And maybe this is the more important question: How can a person recover their sight?
I love working with children every day. They renew my ability to see the world with hopeful eyes. They take me back to those fundamental choices:
*How to be kind. *Why I should choose kindness.*How to be brave. *Why I should choose bravery. *How to be honest. *Why I should choose honesty. *How to be playful. *How to be joyful. *Why it is important to play. *Why it is good to be expressive and open.
But at night, even after becoming a teacher, I would go home and leave my work behind. The sun would go down. The fear would settle in on my chest like a hundred pound weight. And I would carry it there, willingly.
The Kid has invaded my life completely. He gets into everything - just like a good one year old ought to! He goes with me to work in the morning. He comes home with me in the afternoon. In fact, he often visits with me during my lunch break. I can't go more than a minute or two without thinking of him. And when I wake in the middle of the night, even though I'm tired, I know he's there in the other room, sleeping in my care. This gift of his presence in my life has caused me to lean heavily on God's shepherding words. For most of the past year I've used my late night baby rocking visits to read scripture and pray. Instead of fear settling in, I experience the joy of a certain peace. Instead of anxiousness, I find hopefulness.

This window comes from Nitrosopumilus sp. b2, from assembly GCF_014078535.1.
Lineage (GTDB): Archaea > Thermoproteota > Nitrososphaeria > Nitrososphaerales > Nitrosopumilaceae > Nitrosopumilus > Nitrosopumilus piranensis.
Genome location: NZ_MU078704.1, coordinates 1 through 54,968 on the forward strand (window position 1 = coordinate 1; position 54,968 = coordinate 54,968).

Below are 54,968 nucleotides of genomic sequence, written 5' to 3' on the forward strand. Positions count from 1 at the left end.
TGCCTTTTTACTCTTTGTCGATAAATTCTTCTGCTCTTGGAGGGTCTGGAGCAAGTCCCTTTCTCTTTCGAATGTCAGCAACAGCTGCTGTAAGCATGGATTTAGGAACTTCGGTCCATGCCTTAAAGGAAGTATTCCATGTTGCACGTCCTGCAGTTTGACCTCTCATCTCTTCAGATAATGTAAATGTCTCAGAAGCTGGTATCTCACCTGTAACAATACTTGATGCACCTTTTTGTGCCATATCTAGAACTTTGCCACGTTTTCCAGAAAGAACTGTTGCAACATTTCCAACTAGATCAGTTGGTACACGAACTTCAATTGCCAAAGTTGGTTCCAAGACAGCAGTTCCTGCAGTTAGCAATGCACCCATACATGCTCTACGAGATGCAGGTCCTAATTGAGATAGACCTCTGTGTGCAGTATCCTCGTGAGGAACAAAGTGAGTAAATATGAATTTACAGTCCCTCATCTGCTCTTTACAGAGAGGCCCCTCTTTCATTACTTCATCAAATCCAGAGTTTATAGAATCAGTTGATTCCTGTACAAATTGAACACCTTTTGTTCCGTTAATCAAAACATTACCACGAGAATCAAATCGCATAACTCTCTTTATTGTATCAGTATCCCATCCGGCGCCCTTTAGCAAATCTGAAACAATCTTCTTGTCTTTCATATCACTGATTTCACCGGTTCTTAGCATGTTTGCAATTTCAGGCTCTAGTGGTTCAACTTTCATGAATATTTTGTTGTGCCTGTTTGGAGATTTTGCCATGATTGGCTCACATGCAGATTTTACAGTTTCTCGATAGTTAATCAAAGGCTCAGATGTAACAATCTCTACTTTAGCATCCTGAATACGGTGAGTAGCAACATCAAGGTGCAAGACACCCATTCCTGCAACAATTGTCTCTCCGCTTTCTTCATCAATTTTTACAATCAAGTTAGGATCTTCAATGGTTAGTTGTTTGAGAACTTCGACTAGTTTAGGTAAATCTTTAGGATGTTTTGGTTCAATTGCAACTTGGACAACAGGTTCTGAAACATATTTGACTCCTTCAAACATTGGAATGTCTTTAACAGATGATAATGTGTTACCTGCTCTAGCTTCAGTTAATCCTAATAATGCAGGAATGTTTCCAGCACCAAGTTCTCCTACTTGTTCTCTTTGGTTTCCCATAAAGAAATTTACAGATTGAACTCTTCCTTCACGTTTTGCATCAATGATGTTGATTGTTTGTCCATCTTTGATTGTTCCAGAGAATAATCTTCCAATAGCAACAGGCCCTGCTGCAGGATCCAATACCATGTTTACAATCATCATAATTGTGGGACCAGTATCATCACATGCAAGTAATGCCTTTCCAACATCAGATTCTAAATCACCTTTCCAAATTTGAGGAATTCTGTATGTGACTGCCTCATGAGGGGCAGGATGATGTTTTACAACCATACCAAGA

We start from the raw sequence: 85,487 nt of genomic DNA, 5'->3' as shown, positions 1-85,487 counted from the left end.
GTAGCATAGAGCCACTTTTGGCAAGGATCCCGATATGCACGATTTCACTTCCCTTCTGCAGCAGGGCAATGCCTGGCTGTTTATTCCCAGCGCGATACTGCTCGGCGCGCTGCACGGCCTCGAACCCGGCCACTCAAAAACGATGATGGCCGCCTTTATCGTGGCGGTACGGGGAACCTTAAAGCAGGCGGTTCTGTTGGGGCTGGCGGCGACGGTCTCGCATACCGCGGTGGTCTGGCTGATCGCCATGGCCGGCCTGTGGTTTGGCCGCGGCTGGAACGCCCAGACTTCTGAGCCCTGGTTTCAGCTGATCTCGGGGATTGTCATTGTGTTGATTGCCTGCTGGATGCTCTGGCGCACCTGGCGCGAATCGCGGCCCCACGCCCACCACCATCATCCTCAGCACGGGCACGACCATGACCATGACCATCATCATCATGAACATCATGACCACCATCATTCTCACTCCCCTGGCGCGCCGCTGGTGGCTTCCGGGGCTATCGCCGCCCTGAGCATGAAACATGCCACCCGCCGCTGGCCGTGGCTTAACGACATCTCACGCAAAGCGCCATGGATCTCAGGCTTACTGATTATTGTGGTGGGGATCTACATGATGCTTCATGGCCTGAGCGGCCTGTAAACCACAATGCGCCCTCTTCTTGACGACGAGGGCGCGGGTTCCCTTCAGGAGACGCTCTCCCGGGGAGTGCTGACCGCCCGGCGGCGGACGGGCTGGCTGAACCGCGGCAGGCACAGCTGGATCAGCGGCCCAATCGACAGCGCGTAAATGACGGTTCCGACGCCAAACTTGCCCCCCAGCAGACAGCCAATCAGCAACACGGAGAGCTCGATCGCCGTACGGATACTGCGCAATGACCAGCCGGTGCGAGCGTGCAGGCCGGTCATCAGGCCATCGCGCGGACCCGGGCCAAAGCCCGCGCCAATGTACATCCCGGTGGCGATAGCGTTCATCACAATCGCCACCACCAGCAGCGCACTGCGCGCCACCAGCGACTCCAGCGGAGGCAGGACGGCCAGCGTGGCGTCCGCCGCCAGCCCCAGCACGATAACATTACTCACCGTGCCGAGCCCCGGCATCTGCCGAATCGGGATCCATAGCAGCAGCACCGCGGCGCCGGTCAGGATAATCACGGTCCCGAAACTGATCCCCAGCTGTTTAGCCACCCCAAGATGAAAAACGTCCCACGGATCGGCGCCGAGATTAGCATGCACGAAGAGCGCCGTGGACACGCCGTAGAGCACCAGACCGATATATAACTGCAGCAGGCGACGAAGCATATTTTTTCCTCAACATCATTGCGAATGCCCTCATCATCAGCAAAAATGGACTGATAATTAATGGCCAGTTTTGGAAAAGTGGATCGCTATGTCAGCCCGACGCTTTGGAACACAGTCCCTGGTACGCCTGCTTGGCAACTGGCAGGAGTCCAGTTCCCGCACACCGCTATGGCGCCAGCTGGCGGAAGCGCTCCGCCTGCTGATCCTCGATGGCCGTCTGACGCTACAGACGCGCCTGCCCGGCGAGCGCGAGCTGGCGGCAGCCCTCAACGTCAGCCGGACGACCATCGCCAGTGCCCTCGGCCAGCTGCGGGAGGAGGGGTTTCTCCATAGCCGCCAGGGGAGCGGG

None of this means that my life is insulated from anything difficult or dangerous. My house could still be broken into. We could still experience any number of tragedies. Anybody can. But God is my shepherd, and I will not want for peace. I will not want for company or community. Not just because The Kid is here, but because The Kid has reminded me that God is here. God was always here with me. God was here when I gave my sleep away out of fear. God was here with me even when I believed that I was alone.
The Kid looks at our home with new eyes because his eyes actually are new. I look at our home with new eyes because The Kid has inspired me. The Kid is here because he is a gift from God. God is here because . . . God Is.
Happy Birthday to you, Kid! You have taught me so much. I love you.